Breaking the Fall in Alice McDermott’s Someone

SomeoneAt the beginning of Alice McDermott’s latest novel, Someone, an unattractive but good-natured girl divulges her deepest desire. One day, coming home on the subway, she fell against a man—someone who managed to catch her—an event that was memorable because he was kind in the way that he did it. It’s clear that in that short moment she comes to love him, as we are fully capable of doing with strangers—even those who will always remain strangers.

She does not see the man again, but that does not stop her from looking. Laughing at her own foolishness, she says that she finds herself watching for him—subway ride after ride—in hopes of another such encounter. If it ever happened again, this time she would fall against him on purpose, to be caught by design. Because the best thing she has known in life so far has been the very fact that she was caught, and that someone was kind to her in the act of doing so.

This character, richly drawn, makes her appearance early in the novel, and like the man she hopes to encounter but never will, evanesces from the story within a few short pages. But the impression that she makes upon the narrator, Mary—a child when she first hears the story—lasts throughout the balance of the work. The rest of Mary’s life is marked by the relation of this yearning—that there be someone there when she, and those she loves, invariably, ineluctably, inescapably, fall.

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Fury: The Beautification of Violence?

FuryGuest post by Christine A. Scheller

I loathe violent movies. When my husband watches them at home, I escape to another room or ask him to change the channel. This has been especially true since our son died a violent suicide death. I don’t want to see blood and guts. Death is too real and broken bodies are too precious for me to want to consume them as entertainment, or be confronted with them in art.

So it was with considerable trepidation that I attended a screening of the new World War II flick, Fury. I had heard that the film is brutal. It is.

But it’s also that rare breed in which the violence is necessary. This may seem obvious given that it’s about war, but other war movies revel in lingering scenes of carnage. Aside from one grotesque sequence, this film never does.

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Look at the Light: Thirteen Songs for 2013

Arcade FireGuest Post by Joel Heng Hartse

I’m writing my dissertation right now and for once I am trying to be bold, to not worry about whether what I am arguing has been substantiated by someone with more knowledge or status than myself. This is probably what is called for.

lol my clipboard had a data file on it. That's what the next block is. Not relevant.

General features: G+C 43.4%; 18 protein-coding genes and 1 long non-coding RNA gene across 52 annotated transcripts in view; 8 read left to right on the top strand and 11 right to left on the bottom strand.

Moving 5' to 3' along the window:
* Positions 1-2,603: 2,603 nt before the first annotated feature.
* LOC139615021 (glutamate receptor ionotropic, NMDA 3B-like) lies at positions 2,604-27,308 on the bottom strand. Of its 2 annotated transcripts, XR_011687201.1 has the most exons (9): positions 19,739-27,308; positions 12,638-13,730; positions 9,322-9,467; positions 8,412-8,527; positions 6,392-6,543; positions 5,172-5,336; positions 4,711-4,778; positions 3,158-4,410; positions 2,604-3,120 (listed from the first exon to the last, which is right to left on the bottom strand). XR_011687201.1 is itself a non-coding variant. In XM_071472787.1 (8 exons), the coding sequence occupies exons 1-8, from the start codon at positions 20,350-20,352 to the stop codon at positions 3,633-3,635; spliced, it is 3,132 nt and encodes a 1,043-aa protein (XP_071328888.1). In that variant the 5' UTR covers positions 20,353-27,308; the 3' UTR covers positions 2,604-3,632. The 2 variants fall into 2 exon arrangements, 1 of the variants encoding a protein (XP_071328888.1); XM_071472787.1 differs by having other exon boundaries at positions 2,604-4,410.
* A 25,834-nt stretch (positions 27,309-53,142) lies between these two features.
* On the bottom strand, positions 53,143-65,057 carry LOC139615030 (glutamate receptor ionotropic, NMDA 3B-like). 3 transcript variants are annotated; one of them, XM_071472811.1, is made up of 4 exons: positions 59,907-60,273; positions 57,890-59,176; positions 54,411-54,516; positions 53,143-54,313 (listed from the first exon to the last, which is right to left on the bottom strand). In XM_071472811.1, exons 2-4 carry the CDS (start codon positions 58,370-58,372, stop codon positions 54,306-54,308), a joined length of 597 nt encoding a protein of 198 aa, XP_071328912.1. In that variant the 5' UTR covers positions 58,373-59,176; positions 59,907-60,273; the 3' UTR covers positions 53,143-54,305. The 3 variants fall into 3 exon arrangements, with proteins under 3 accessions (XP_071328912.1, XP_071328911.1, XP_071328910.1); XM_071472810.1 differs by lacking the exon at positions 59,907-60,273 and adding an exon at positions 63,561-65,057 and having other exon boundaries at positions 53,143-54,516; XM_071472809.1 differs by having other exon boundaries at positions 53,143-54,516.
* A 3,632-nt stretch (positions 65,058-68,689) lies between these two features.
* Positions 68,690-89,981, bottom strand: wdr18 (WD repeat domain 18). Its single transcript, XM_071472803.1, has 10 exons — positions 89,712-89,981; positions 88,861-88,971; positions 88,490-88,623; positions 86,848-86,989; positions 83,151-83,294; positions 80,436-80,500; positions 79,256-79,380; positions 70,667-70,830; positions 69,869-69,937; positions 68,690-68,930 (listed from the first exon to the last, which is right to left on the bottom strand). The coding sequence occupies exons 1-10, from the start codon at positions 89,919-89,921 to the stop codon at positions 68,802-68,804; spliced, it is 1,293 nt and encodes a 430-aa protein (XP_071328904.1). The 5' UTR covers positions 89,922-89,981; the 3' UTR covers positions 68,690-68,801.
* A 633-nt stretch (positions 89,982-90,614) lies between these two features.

Sometimes, though, it is nice to shut up and let the wise ones have their say. This is my sixth annual end-of-the-year playlist for Good Letters, and unlike previous years, I am not going to offer any commentary on the songs I’ve chosen; instead, I offer these songs paired with excerpts of books, articles, or other things I have read recently (or not-so-recently) which resonate with me and, I hope, the songs. [Read more...]

Orthodox Films Fill the Void

Living on the F train subway line in Brooklyn, I am regularly exposed to one of the more consistently curious sights that New York City has to offer, one that tends to trump those attention-seeking sights that surround it by virtue of its contrasting virtues: the Hasidim, the black-clad ultra-Orthodox Jews who’d rather go unnoticed in our midst.

From where I’m standing, their disdain for the vanities that drive those other eye-catching strangers on the train who actually want your attention only makes the Hasidim that much more interesting.

All the full-sleeve tattoos, cringe-worthy piercings, and whacky hairdos combined can’t add up to the sight of a single Hasidic man mumbling over the Torah in his broad black fedora and long black coat deep down the infernal New York underground during last week’s brutal heat wave.

From my standpoint, they’re nothing short of fascinating for their steadfast resistance to the mores of the larger culture into which they refuse to be absorbed. Is there anything more radical in our workaholic, super-consumerist day and age than a genuine observance of the Sabbath? I don’t think so. [Read more...]

The Impossible Shows Us How To Live

If you were to live a day as though you’d be dead at the end of it, you’d be a better person. That’s a trope that’s as true in the saying as it is rare in the realizing. It’s impossible to know what’s coming, to know how many hours, if not seconds, we have left. 

So we go about living each day by way of a much more outrageous artifice: that the end of the sun will be followed by the rise of the moon, and that they will parade in their courtly circle above our heads, neither catching the other—well—for a long, long time yet.

But just the same, every once in a while we hear these amazing stories. People are dying out there. Planes crash. Buses collide. Maniacs work their horrors. Bodies decide to turn on their hosts and eat them away, either in vicious holocausts of disease or in slow landslides of decrepitude.

Such carelessness, we think; how slipshod and unwise. With a little foresight—with a little planning—with a little attention to detail and the taking of sound advice—all this can be avoided—well—for a long, long time yet. [Read more...]


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